Frazier Gibney, who is chief executive at FCB inferno, reveals that his agency is in the midst of embracing a hybrid approach amid the pandemic. Like most though, it has leases and financial commitments. While he’s aware of technologies like telepresence robot screens and tandem virtual offices which could allow employees to work together, apart, he’s not sold on the idea.
“To me the technology that can show where everyone is feels a step too far and a bit too Big Brother-esque,” he says.
If anything, he argues that lockdown has shown the value of having a space for staff to congregate.
“Nobody got into the advertising industry to work in isolation, or on Zoom calls. We thrive on interaction and collaboration and that’s where culture comes from. I can’t imagine our agency without a home. I think we will be looking to reconfigure our space to make it feel more like the creative home it should be.”
Creating culture, virtually
Wayne Deakin, creative director at Huge, contends that agency culture isn’t the buildings themselves or “some cool shit on the walls.”
“Culture is about a set of shared values and a clear vision. You don’t need a curated environment to have great culture,” he notes. “It’s the most important thing in my view and goes beyond the superficial environment of an office. It’s something that is a bottom-up thing that you feel as a set of beliefs and demonstrate through the work and approach.
“My experience has been that our own agency culture at Huge has only got stronger in this isolation but it’s important to keep it flourishing by actions and making sure everyone in the agency gets a chance to participate and contribute.”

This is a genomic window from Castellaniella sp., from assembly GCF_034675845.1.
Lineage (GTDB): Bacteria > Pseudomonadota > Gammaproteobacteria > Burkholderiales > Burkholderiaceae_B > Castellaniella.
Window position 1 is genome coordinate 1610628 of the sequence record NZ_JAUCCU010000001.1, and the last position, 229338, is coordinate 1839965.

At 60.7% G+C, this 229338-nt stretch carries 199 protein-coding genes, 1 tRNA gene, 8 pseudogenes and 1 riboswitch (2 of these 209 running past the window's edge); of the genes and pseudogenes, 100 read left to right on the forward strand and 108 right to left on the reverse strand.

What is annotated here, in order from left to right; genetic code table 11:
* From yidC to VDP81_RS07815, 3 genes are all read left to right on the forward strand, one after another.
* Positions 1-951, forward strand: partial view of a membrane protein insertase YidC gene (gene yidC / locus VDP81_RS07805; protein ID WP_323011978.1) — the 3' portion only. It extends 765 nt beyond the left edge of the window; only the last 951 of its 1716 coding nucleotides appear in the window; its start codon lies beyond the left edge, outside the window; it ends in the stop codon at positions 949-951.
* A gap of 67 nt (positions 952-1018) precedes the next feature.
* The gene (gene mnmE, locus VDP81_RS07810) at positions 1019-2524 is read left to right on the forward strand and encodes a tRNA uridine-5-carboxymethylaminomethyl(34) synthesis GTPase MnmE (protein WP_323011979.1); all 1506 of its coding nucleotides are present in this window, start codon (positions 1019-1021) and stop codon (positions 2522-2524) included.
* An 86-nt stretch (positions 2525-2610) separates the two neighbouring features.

Where Gibney sees the office as a hotbed for agency culture to thrive and Deakin believes remote practices have made his agency stronger, others observe that the virtual lessons learned from the pandemic could give ad land a chance to retune its cultural norms.
Iris creative director Gabi Mostert asserts that if the last three months have taught us anything, it’s that business as usual is “broken” in agency land.
She agrees that virtual agencies will find it difficult to refine their culture, but notes there is potential for the industry to change for the better.
“So much of agency culture is centred on the physical working space, the neighbourhood and the local boozer,” she explains. “Having said that, a virtual agency creates the opportunity for a new, more expansive culture. One that isn’t solely defined by mad nights out, Christmas parties, toxic cliques and agency bro culture.”
She’s already conceived what her own virtual agency might look like; after many Zoom calls, it’s aptly named You’re On Mute.
“We’re extremely brilliant and progressive. We never have more than two people who look or sound the same working on a brief. We have ‘moving meetings’ where we walk and talk in our local park. We interrogate a brand’s core values and their racial/gender pay-gap before ever agreeing to pitch.
“We have four-day weeks. No decks are allowed to be more than 12 pages. We aren’t masochistic perfectionists like we used to be in our old lives. Our white teammates recognise the privilege this industry has afforded them, and actively give platform and space to black and minority talent. We love our work, hustle hard, and do good for good businesses.
“We don’t make much money unfortunately, but we sleep well at night and we know it’ll be worth it in the long run.”
Sounds virtually perfect, right?
This article was originally posted in The Drum.